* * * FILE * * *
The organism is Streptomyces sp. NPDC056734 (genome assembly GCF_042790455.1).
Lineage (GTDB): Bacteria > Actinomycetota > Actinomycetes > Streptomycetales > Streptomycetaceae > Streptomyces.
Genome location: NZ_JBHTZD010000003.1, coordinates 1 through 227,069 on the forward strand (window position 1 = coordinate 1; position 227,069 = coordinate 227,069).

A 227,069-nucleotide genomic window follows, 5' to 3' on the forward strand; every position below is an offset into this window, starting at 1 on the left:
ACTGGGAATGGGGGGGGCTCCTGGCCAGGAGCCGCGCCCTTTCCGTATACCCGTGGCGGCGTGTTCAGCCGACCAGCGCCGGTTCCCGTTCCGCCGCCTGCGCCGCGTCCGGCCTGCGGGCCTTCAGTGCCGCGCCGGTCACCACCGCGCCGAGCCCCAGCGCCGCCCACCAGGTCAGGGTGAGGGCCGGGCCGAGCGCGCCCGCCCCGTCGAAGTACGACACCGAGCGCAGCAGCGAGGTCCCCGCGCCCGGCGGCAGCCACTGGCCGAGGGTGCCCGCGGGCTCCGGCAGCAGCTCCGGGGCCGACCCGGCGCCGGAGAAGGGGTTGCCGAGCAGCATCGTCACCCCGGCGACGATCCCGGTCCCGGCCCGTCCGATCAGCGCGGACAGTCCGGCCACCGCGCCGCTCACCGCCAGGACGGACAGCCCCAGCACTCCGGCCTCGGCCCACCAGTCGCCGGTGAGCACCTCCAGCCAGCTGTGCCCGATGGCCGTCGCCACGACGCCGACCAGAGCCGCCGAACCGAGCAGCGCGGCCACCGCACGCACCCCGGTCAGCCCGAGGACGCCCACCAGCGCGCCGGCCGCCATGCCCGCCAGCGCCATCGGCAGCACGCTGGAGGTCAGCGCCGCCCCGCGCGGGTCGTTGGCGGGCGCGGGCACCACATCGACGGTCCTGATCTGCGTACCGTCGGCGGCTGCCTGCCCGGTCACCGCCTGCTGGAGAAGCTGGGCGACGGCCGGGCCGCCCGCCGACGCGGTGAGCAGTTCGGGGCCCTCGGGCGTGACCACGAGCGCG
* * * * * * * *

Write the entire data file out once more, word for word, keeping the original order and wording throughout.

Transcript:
The organism is Streptomyces sp. NPDC056734 (genome assembly GCF_042790455.1).
Lineage (GTDB): Bacteria > Actinomycetota > Actinomycetes > Streptomycetales > Streptomycetaceae > Streptomyces.
Genome location: NZ_JBHTZD010000003.1, coordinates 1 through 227,069 on the forward strand (window position 1 = coordinate 1; position 227,069 = coordinate 227,069).

A 227,069-nucleotide genomic window follows, 5' to 3' on the forward strand; every position below is an offset into this window, starting at 1 on the left:
ACTGGGAATGGGGGGGGCTCCTGGCCAGGAGCCGCGCCCTTTCCGTATACCCGTGGCGGCGTGTTCAGCCGACCAGCGCCGGTTCCCGTTCCGCCGCCTGCGCCGCGTCCGGCCTGCGGGCCTTCAGTGCCGCGCCGGTCACCACCGCGCCGAGCCCCAGCGCCGCCCACCAGGTCAGGGTGAGGGCCGGGCCGAGCGCGCCCGCCCCGTCGAAGTACGACACCGAGCGCAGCAGCGAGGTCCCCGCGCCCGGCGGCAGCCACTGGCCGAGGGTGCCCGCGGGCTCCGGCAGCAGCTCCGGGGCCGACCCGGCGCCGGAGAAGGGGTTGCCGAGCAGCATCGTCACCCCGGCGACGATCCCGGTCCCGGCCCGTCCGATCAGCGCGGACAGTCCGGCCACCGCGCCGCTCACCGCCAGGACGGACAGCCCCAGCACTCCGGCCTCGGCCCACCAGTCGCCGGTGAGCACCTCCAGCCAGCTGTGCCCGATGGCCGTCGCCACGACGCCGACCAGAGCCGCCGAACCGAGCAGCGCGGCCACCGCACGCACCCCGGTCAGCCCGAGGACGCCCACCAGCGCGCCGGCCGCCATGCCCGCCAGCGCCATCGGCAGCACGCTGGAGGTCAGCGCCGCCCCGCGCGGGTCGTTGGCGGGCGCGGGCACCACATCGACGGTCCTGATCTGCGTACCGTCGGCGGCTGCCTGCCCGGTCACCGCCTGCTGGAGAAGCTGGGCGACGGCCGGGCCGCCCGCCGACGCGGTGAGCAGTTCGGGGCCCTCGGGCGTGACCACGAGCGCG